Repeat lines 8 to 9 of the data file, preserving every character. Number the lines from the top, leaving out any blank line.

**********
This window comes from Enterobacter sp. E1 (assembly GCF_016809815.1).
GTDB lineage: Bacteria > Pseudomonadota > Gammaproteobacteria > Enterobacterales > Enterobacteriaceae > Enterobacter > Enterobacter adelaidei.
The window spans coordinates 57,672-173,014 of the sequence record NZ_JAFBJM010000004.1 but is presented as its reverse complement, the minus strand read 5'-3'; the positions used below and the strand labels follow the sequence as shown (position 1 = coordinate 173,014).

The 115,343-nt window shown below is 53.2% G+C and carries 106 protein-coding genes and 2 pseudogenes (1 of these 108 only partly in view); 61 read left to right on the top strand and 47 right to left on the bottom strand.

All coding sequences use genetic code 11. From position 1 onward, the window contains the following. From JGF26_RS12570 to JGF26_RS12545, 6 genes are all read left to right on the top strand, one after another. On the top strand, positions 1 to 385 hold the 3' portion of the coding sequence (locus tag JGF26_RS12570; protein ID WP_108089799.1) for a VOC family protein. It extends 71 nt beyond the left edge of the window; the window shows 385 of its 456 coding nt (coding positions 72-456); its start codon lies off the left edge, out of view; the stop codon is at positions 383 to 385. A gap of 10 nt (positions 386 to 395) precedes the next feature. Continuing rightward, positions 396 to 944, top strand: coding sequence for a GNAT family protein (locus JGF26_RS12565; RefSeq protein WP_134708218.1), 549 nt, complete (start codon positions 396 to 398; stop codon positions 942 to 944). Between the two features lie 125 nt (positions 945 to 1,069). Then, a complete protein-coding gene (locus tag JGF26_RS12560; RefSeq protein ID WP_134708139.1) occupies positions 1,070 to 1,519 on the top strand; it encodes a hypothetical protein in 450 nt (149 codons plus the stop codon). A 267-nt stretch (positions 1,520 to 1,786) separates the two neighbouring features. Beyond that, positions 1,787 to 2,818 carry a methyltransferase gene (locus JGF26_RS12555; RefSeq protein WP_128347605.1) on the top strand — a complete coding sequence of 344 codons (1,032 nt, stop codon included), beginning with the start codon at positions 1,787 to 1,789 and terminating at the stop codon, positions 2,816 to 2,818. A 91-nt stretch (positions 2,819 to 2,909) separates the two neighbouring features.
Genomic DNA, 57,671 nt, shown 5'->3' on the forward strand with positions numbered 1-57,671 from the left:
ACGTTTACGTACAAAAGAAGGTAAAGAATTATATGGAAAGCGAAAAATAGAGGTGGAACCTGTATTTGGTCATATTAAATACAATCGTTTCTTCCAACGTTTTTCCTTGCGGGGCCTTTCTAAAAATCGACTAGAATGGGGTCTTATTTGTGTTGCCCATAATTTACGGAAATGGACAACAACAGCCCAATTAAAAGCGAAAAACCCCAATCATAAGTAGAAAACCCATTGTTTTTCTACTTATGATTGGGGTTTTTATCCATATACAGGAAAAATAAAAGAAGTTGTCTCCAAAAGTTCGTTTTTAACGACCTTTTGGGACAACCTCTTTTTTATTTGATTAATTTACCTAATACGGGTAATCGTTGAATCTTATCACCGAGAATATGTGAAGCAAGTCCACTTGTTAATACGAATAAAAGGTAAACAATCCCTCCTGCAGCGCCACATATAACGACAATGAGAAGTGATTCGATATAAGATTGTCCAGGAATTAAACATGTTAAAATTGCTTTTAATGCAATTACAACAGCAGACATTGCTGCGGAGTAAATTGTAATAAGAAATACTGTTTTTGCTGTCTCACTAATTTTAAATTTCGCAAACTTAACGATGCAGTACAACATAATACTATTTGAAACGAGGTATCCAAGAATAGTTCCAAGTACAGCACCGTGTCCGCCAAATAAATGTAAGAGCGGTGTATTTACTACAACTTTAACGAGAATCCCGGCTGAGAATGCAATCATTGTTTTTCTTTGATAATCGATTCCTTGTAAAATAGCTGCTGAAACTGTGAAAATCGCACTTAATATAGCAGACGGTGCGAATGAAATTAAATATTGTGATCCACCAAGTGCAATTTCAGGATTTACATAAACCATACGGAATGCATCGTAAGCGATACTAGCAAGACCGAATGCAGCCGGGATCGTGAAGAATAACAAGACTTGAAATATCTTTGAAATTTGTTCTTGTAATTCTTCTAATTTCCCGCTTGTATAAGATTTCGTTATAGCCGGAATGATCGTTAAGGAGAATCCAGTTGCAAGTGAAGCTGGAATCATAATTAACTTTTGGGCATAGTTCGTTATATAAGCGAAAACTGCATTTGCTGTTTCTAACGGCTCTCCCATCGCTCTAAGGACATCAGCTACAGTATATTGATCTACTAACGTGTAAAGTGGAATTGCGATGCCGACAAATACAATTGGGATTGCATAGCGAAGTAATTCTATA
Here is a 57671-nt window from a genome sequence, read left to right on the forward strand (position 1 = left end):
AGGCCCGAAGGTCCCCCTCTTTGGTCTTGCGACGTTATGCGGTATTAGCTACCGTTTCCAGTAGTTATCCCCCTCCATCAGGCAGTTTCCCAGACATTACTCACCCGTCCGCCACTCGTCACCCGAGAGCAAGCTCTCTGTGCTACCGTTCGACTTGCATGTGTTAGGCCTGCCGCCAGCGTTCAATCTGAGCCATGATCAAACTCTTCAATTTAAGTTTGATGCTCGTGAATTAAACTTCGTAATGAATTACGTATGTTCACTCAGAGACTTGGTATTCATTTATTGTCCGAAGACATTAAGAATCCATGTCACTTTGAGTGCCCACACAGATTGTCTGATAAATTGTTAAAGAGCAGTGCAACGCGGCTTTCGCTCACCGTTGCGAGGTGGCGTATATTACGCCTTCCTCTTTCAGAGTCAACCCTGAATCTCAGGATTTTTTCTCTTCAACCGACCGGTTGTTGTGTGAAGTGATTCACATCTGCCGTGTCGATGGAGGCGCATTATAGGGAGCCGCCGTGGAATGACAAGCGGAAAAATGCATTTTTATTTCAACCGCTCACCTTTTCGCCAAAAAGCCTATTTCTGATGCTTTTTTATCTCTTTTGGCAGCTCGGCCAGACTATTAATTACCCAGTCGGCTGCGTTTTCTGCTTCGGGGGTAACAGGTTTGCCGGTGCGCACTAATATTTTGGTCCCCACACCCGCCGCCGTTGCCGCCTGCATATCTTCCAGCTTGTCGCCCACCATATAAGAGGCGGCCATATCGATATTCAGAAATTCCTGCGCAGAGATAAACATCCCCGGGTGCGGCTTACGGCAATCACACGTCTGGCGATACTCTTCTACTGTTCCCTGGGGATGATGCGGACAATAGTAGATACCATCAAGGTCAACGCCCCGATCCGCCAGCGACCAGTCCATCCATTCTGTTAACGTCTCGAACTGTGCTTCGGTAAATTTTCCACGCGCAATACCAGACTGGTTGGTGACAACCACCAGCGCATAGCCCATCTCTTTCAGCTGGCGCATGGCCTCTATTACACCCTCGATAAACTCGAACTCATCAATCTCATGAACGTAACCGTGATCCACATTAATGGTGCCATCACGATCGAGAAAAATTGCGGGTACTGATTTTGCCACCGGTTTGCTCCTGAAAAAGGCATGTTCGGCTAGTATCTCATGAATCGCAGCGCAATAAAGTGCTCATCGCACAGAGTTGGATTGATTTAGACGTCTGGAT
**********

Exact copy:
Here is a 57671-nt window from a genome sequence, read left to right on the forward strand (position 1 = left end):
AGGCCCGAAGGTCCCCCTCTTTGGTCTTGCGACGTTATGCGGTATTAGCTACCGTTTCCAGTAGTTATCCCCCTCCATCAGGCAGTTTCCCAGACATTACTCACCCGTCCGCCACTCGTCACCCGAGAGCAAGCTCTCTGTGCTACCGTTCGACTTGCATGTGTTAGGCCTGCCGCCAGCGTTCAATCTGAGCCATGATCAAACTCTTCAATTTAAGTTTGATGCTCGTGAATTAAACTTCGTAATGAATTACGTATGTTCACTCAGAGACTTGGTATTCATTTATTGTCCGAAGACATTAAGAATCCATGTCACTTTGAGTGCCCACACAGATTGTCTGATAAATTGTTAAAGAGCAGTGCAACGCGGCTTTCGCTCACCGTTGCGAGGTGGCGTATATTACGCCTTCCTCTTTCAGAGTCAACCCTGAATCTCAGGATTTTTTCTCTTCAACCGACCGGTTGTTGTGTGAAGTGATTCACATCTGCCGTGTCGATGGAGGCGCATTATAGGGAGCCGCCGTGGAATGACAAGCGGAAAAATGCATTTTTATTTCAACCGCTCACCTTTTCGCCAAAAAGCCTATTTCTGATGCTTTTTTATCTCTTTTGGCAGCTCGGCCAGACTATTAATTACCCAGTCGGCTGCGTTTTCTGCTTCGGGGGTAACAGGTTTGCCGGTGCGCACTAATATTTTGGTCCCCACACCCGCCGCCGTTGCCGCCTGCATATCTTCCAGCTTGTCGCCCACCATATAAGAGGCGGCCATATCGATATTCAGAAATTCCTGCGCAGAGATAAACATCCCCGGGTGCGGCTTACGGCAATCACACGTCTGGCGATACTCTTCTACTGTTCCCTGGGGATGATGCGGACAATAGTAGATACCATCAAGGTCAACGCCCCGATCCGCCAGCGACCAGTCCATCCATTCTGTTAACGTCTCGAACTGTGCTTCGGTAAATTTTCCACGCGCAATACCAGACTGGTTGGTGACAACCACCAGCGCATAGCCCATCTCTTTCAGCTGGCGCATGGCCTCTATTACACCCTCGATAAACTCGAACTCATCAATCTCATGAACGTAACCGTGATCCACATTAATGGTGCCATCACGATCGAGAAAAATTGCGGGTACTGATTTTGCCACCGGTTTGCTCCTGAAAAAGGCATGTTCGGCTAGTATCTCATGAATCGCAGCGCAATAAAGTGCTCATCGCACAGAGTTGGATTGATTTAGACGTCTGGAT